*Part, Chapter, Paragraph*

1 II, 5. 2.Acr| Acute Myocardial Infarction~**BMI**~Body Mass Index~CABG~Coronary
2 II, 5. 2. 4| obesity - as evaluated by **BMI** - in predicting CV risk (
3 II, 5. 2. 4| prevalence of obesity (defined as **BMI** 30kg/m2 ) in 27 EU countries
4 II, 5. 2. 4| cholesterol (mmol/L) and **BMI** (Kg/m2 ) men and women aged
5 II, 5. 4. 2| general population with a **BMI** 30 kg/m2~14~ ~HES/HIS Registry~
6 II, 5. 4. 2| diabetic subjects and a **BMI** 25 kg/m2 , 30 kg/m2~13~Age
7 II, 5. 4. 2| diabetic population.~Levels of **BMI** among diabetics are measured
8 II, 5. 4. 2| population that had their **BMI** measured or had both weight
9 II, 5. 4. 3| health policies.~Levels of **BMI** among diabetics. In EUCID
**10** II, 5. 4. 3| percentage of people with **BMI** above 25 is between 59% (
11 II, 5. 4. 3| percentage of people with **BMI** between 20 and 25 does not
12 II, 5. 4. 3| percentage of people with **BMI** above 30 decreases with
13 II, 5. 4. 4| obesity, being defined as a **BMI** equal or above 30. According
14 II, 5. 4. 4| However, data are based upon **BMI**; on the other hand, there
15 II, 5. 6. 3| Jacobsson, 2002).~ ~Obesity (**BMI**) is a risk factor for the
16 II, 5. 6. 3| estimated that a decrease of 2 **BMI** units would decrease the
17 II, 5. 8. 3| defined as body mass index (**BMI**) <21 kg/m2 and/or fat-free
18 II, 5. 8. 3| the prevalence of normal **BMI** and low FFMI was 15%, and
19 II, 5. 8. 3| FFMI was 15%, and of low **BMI** and low FFMI 11%. Low BMI
**20** II, 5. 8. 3| BMI and low FFMI 11%. Low **BMI** and low FFMI were significantly
21 II, 5. 13 | 2000). A body mass index (**BMI**) above the optimum level
22 II, 5. 13 | cholesterol level, high **BMI**, low fruit and vegetable
23 II, 5. 13 | mental disorders. A high **BMI** in adolescence predicts
24 II, 9 | higher body mass index (**BMI**) in early adulthood (Michels
25 II, 9. 2. 3| 2004). Self-assessment of **BMI** may be influenced by socio-economic
26 II, 9. 3. 1| higher body mass index (**BMI**) in early adulthood (Michels
27 II, 9. 3. 1| BMD~Bone Mineral Density~**BMI**~Body Mass Index~CHD~Coronary
28 II, 9. 5. 3| higher body mass index (**BMI**) in early adulthood (Michels,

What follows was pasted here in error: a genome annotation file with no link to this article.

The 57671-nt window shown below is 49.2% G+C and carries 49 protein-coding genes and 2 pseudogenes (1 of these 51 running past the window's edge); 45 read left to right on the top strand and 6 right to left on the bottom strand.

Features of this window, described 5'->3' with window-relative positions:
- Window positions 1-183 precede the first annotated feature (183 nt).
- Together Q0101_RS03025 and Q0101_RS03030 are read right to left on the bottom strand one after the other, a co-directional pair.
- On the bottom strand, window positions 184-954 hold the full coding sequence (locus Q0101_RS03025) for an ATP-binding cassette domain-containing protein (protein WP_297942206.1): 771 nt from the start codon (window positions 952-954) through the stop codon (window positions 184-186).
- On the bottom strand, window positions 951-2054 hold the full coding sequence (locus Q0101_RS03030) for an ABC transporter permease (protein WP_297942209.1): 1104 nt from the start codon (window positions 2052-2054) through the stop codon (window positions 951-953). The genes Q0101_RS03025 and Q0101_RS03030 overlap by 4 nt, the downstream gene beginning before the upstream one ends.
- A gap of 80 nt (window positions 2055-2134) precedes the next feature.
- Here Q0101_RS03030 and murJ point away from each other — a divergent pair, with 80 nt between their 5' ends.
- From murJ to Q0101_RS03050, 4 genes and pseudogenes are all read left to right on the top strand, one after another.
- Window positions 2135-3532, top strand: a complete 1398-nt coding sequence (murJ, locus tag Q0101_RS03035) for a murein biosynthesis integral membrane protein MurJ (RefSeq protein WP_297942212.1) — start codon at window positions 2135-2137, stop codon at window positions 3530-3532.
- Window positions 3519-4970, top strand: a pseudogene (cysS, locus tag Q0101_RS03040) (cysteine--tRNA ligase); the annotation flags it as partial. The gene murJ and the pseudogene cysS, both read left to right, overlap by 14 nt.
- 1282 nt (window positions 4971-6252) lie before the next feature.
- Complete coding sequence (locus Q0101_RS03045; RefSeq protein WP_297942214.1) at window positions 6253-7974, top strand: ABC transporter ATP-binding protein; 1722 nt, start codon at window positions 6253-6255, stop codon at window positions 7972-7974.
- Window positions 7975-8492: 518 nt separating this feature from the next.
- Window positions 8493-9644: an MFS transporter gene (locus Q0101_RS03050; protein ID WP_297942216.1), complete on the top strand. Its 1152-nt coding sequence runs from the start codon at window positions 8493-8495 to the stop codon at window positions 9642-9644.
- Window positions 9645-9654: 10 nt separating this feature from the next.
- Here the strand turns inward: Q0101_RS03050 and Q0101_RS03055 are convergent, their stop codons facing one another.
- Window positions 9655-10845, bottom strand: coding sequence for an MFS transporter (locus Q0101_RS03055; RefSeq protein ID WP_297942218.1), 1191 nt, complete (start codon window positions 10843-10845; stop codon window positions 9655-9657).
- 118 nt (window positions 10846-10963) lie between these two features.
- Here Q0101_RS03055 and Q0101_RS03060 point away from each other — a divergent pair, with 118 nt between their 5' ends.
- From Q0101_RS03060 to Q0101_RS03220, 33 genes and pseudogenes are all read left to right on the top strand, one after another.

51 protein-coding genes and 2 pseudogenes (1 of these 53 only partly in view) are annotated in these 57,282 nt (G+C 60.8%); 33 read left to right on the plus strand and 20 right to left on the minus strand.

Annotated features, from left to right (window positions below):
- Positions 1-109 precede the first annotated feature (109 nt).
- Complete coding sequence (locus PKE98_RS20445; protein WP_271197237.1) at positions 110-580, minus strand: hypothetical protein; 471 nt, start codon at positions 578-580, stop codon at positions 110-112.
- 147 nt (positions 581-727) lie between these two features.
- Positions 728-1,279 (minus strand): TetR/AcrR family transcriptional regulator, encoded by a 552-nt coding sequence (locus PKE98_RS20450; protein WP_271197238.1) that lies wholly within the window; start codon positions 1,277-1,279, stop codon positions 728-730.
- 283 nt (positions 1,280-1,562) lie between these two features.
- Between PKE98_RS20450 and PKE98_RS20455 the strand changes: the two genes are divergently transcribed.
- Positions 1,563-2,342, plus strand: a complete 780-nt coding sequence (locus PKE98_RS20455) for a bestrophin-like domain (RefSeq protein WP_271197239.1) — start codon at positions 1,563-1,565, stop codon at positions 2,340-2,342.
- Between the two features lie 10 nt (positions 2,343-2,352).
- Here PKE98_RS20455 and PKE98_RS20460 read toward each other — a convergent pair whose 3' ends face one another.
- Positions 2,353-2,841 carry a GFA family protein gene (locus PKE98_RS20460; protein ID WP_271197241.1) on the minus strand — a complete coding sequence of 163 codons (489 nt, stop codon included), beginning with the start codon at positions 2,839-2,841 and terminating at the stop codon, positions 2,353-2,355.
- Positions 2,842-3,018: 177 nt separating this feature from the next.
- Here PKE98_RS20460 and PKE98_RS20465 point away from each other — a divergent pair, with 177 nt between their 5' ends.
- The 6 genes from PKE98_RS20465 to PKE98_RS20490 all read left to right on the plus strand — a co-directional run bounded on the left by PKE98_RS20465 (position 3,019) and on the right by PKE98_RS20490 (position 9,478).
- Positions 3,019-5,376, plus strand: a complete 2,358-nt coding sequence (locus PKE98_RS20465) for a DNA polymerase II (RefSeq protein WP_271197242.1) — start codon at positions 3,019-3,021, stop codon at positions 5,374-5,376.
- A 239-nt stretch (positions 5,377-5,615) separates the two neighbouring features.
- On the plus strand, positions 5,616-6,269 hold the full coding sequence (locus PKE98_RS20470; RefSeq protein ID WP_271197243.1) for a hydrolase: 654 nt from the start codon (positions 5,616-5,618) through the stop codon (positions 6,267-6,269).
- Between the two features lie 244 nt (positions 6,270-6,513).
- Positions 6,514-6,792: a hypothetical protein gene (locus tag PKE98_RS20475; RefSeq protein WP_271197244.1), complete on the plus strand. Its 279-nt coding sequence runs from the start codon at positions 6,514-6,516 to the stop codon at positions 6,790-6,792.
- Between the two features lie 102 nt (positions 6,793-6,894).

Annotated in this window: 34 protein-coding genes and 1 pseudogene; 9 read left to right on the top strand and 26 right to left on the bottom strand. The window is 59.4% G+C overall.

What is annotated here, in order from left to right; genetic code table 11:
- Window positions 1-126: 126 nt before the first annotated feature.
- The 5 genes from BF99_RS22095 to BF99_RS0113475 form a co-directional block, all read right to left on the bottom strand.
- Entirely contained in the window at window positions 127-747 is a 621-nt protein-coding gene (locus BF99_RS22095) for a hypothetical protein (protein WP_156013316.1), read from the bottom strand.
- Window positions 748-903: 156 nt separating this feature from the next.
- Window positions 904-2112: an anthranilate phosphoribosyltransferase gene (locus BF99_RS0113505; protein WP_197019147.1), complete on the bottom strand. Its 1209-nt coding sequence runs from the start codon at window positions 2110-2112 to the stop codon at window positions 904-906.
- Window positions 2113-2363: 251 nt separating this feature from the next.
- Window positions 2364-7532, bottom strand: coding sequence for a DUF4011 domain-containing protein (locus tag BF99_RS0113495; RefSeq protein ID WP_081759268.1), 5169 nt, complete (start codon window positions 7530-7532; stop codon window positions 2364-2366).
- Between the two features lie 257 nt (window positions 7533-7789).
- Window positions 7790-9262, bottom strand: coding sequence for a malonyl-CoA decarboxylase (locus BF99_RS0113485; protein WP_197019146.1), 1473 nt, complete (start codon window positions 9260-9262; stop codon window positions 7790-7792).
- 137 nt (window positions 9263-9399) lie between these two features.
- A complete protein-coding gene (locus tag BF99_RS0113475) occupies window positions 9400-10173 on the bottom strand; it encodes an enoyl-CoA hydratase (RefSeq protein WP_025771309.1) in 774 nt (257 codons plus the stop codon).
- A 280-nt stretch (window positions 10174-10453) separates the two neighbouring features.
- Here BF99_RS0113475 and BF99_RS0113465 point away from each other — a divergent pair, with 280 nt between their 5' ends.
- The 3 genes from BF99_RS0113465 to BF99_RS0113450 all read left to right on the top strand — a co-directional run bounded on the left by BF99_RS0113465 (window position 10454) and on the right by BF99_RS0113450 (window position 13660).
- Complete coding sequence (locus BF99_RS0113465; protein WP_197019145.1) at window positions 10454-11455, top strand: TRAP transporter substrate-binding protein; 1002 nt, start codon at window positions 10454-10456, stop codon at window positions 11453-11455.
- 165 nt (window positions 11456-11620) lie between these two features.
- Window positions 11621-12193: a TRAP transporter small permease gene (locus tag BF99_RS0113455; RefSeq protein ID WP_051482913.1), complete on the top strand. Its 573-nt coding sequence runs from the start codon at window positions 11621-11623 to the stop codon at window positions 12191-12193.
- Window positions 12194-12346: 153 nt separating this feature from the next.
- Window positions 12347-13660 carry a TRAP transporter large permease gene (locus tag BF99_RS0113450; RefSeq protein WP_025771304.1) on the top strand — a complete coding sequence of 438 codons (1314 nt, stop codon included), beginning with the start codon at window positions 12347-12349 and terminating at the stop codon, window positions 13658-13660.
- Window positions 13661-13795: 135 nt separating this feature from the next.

29 III, 10. 2. 1| Acronyms~ ~**BMI**~Body Mass Index~CAP~Common
**30** III, 10. 2. 1| 2000). A body mass index (**BMI**) above the optimum level
31 III, 10. 2. 1| cholesterol level, high **BMI**, low fruit and vegetable
32 III, 10. 2. 1| mental disorders. A high **BMI** in adolescence predicts
33 III, 10. 2. 1| obesity are defined as a **BMI** 25 kg/m2 and a BMI 30 kg/
34 III, 10. 2. 1| as a BMI 25 kg/m2 and a **BMI** 30 kg/m2 , respectively;
35 III, 10. 2. 1| to define adults with a **BMI** of 25.0-29.9 kg/m2 (WHO,
36 III, 10. 2. 1| the percentile values of **BMI** adjusted for age and gender
37 III, 10. 2. 1| gender that correspond to **BMI** of 25 and 30 kg/m2 at age
38 III, 10. 2. 1| changes in the distribution of **BMI** data, as well as to a misclassification
39 III, 10. 2. 1| nationally representative **BMI** data based on measured height
**40** III, 10. 2. 1| studies that have collected **BMI** data based on measured height
41 III, 10. 2. 1| 2006): Underreporting of **BMI** in adults and its effect
42 IV, 12. 10 | Bundesministerium des Inneren, **BMI**), federal states and communities
43 IV, 12. 10 | adults in the population (**BMI** = 25-29.9)~ ~Proportion
44 IV, 12. 10 | Proportion of obese adults (**BMI**>30) in the population~ ~
45 IV, 12. 10 | adults in the population (**BMI** = 25-29.9)~ ~Proportion
46 IV, 12. 10 | Proportion of obese adults (**BMI**>30) in the population~ ~
47 IV, 13. 2. 3| overweight has been modeled using **BMI** as indicator. Overweight